Wagner was born on the cusp of the 1940s. He likes to say it was still the 30s. He grew up in Detroit, before almost all the white people with money left for the suburbs, when it was one of the proudest cities in the country, and one of the richest. He loved his beautiful and very friendly neighborhood (think mature plantings, elm trees arching over the streets, kind and friendly neighbors, screened porches with cushioned rockers), where he rode his bike everywhere, except on the days he took the bus to the visit the exotic wonders downtown. During the first U.S. election he remembers with any clarity he peddled around the neighborhood asking people he knew whether they had voted and adding that his parents had voted for Dewey (only to be hugely chagrined later when his Mother told him about the secrecy of the ballot). He had a subscription to the Detroit Symphony Orchestra at the age of ten and he and his best friend cranked out a bi-fold newspaper on a toy printer during the early months of the Korean War (he was especially proud of his neat diagrams of the moving battle line). He loved Sunday family drives in the big Buick and the long summer motor trips. He had always had a camera with him, but at some time in the mid-60s he decided that cameras got in the way of real involvement or observation. He's definitely changed his mind about that.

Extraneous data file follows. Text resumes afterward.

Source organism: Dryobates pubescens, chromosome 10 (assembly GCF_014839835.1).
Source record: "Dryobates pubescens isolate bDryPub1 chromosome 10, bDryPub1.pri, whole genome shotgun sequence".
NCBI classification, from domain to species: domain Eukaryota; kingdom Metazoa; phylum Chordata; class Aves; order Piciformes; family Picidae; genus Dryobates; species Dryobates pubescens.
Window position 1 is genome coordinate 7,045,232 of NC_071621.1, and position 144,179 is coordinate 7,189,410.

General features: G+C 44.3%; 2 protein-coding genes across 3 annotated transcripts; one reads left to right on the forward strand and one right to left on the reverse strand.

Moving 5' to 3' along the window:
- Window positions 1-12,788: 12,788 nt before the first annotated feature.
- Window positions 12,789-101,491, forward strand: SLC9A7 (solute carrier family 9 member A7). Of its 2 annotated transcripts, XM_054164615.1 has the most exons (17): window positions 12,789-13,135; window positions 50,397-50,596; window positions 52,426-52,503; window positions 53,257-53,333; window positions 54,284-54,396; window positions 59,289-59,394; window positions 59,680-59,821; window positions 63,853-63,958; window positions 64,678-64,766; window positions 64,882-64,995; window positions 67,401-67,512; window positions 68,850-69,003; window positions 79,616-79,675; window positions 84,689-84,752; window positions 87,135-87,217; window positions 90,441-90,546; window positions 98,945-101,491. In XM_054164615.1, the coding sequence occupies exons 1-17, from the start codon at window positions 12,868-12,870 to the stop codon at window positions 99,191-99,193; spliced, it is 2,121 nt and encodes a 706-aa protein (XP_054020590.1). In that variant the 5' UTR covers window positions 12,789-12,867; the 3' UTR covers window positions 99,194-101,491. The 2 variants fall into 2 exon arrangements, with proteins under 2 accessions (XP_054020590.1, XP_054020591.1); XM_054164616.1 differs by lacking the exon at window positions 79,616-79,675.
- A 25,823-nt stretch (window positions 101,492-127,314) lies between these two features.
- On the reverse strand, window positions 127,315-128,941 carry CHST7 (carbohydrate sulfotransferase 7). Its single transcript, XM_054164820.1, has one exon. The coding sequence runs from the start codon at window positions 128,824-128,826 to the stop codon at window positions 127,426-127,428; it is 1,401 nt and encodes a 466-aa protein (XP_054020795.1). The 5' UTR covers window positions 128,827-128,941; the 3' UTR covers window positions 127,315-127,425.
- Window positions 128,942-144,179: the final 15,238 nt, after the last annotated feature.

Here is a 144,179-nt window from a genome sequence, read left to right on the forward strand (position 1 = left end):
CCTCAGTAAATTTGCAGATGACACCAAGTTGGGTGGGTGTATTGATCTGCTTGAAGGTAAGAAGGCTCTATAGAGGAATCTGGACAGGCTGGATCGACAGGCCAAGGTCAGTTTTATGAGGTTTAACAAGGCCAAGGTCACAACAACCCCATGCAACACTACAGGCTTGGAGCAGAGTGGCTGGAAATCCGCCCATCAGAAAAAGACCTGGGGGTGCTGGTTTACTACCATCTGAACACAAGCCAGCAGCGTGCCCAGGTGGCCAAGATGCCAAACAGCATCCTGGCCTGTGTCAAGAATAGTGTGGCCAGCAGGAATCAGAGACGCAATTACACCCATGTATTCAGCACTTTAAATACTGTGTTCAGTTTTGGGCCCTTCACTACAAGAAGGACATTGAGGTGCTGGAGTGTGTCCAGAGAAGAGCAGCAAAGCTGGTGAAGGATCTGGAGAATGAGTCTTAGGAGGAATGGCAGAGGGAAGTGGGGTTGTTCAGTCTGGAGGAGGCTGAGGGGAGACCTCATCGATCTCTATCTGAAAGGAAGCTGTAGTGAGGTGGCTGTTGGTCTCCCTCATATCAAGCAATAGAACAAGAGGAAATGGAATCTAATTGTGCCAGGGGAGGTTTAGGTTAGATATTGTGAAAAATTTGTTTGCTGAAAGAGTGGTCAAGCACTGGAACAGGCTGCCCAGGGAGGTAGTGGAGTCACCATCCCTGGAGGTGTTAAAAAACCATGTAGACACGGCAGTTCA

Wagner's extended school experience (lengthy because of a thirst for knowledge, the need to avoid the Nam draft, and general indecision about a career) was entirely in the liberal arts, but without any formal fine arts education. After sixteen years of Catholic institutions, including an Augustinian day prep school (Austin Prep, which has now almost totally disappeared into the mists of time) and four years with the Jesuits (John Carroll University) concentrating on history, philosophy, German and the University newspaper, he went on to a full postgraduate year at the University of Wisconsin Madison, where he converted to atheism within days. There was a long idyll at a German university (Munich) in the early 60's which opened his eyes and heart dramatically and then a return to the U.S. and the real, now legendary 60s. He found shelter and stimulation of all kinds in New England, mostly Rhode Island, for twenty years. Brown University figured very large in the first five. He fell in love a lot.